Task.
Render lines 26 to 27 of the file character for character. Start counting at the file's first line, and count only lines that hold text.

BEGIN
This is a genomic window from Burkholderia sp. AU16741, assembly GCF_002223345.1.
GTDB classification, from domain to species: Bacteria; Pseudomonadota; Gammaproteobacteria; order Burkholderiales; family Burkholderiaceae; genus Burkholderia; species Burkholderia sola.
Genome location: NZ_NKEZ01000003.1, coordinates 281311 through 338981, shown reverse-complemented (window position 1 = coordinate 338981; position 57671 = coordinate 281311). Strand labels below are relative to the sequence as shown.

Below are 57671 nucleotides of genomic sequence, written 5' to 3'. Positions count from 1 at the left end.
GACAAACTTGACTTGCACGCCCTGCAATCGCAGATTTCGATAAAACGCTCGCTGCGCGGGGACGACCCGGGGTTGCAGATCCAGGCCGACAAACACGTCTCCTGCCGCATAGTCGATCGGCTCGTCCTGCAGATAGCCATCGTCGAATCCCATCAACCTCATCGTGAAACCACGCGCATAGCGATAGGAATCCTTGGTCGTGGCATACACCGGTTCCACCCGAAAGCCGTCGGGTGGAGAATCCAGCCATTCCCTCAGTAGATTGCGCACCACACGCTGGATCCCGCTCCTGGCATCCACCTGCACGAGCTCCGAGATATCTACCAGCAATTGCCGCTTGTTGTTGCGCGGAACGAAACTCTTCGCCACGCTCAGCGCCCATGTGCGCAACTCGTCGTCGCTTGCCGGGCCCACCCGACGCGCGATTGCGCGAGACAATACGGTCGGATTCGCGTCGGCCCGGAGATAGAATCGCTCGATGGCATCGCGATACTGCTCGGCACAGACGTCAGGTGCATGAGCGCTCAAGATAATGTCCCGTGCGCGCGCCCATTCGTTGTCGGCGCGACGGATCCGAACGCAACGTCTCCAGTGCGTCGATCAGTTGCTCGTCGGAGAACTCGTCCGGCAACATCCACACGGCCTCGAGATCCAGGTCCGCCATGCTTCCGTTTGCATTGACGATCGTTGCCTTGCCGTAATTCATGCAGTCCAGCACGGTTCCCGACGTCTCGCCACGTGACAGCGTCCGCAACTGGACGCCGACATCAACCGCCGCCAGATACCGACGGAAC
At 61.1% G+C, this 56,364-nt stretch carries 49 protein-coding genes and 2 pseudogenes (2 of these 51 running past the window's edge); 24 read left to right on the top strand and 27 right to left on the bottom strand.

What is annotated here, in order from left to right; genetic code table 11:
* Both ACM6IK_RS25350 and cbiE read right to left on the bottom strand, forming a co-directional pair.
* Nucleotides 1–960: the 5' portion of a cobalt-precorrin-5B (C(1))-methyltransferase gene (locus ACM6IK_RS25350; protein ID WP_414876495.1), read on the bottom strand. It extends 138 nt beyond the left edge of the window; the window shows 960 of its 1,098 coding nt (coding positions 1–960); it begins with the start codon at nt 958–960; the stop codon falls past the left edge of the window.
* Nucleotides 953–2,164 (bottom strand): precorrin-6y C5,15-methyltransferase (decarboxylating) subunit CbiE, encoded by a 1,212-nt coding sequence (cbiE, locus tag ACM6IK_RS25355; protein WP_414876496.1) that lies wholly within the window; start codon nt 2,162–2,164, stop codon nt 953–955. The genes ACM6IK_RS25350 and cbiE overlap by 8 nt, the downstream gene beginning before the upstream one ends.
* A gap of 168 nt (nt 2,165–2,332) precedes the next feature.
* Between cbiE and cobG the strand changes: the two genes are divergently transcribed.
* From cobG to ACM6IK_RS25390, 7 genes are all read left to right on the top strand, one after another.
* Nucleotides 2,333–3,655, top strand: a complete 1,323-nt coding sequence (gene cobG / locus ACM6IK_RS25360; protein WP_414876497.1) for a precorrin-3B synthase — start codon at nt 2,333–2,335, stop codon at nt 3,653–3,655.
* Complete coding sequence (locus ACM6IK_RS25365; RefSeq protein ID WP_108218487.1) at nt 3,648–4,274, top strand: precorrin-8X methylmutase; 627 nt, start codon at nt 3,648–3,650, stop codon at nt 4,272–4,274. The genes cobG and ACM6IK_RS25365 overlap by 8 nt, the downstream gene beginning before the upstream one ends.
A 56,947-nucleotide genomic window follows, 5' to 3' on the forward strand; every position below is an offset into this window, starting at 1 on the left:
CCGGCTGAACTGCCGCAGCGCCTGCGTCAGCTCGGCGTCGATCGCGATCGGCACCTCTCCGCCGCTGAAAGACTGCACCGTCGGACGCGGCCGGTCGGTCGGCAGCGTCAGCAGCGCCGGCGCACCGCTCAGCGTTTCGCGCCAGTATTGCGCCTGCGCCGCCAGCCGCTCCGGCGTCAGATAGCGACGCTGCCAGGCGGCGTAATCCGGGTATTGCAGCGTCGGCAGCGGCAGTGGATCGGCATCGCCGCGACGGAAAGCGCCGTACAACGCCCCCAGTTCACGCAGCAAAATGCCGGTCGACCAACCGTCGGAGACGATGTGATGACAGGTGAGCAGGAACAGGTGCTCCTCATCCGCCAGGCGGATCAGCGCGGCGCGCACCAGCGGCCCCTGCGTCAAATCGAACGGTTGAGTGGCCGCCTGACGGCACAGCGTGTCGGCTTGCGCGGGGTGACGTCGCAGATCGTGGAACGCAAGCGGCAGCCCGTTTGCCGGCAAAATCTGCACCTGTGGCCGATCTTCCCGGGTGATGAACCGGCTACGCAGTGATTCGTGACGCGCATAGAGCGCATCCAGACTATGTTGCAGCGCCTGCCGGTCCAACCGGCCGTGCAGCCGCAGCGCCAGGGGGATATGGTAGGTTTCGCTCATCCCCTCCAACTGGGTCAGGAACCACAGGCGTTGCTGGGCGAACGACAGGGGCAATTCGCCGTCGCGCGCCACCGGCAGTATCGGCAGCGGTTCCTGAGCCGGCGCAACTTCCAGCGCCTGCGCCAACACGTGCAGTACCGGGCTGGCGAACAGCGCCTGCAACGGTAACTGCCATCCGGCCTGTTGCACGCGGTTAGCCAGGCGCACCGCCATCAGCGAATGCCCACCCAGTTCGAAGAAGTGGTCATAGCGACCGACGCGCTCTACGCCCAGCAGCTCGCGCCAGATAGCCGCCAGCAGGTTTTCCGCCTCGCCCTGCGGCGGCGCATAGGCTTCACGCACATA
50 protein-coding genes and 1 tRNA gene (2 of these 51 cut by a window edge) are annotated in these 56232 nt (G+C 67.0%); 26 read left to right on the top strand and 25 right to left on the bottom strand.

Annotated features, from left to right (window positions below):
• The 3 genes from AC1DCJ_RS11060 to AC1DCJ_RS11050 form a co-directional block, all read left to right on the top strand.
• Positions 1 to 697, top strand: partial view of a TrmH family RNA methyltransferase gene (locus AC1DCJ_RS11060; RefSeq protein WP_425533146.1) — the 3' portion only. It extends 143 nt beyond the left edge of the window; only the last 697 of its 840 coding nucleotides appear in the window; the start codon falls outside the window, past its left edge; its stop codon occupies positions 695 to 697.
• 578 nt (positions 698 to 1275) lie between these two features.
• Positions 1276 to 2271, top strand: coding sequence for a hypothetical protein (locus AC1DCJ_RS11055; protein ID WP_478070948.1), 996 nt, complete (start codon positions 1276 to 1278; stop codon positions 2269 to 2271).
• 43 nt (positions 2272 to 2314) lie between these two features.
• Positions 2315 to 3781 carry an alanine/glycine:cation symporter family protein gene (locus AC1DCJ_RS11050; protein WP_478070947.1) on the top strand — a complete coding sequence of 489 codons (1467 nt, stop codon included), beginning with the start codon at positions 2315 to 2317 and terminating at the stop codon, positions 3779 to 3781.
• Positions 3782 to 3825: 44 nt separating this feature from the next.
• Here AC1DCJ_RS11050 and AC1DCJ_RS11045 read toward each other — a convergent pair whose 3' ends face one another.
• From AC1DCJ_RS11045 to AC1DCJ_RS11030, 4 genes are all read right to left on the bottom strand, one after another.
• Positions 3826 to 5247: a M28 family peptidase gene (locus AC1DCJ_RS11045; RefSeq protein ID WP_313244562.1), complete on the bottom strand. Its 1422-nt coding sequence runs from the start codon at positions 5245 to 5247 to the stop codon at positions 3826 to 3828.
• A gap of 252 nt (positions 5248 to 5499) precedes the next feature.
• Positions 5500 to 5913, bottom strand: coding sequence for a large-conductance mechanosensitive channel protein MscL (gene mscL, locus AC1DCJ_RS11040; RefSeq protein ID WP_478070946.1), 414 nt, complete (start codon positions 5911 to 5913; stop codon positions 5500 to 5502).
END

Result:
• Positions 3782 to 3825: 44 nt separating this feature from the next.
• Here AC1DCJ_RS11050 and AC1DCJ_RS11045 read toward each other — a convergent pair whose 3' ends face one another.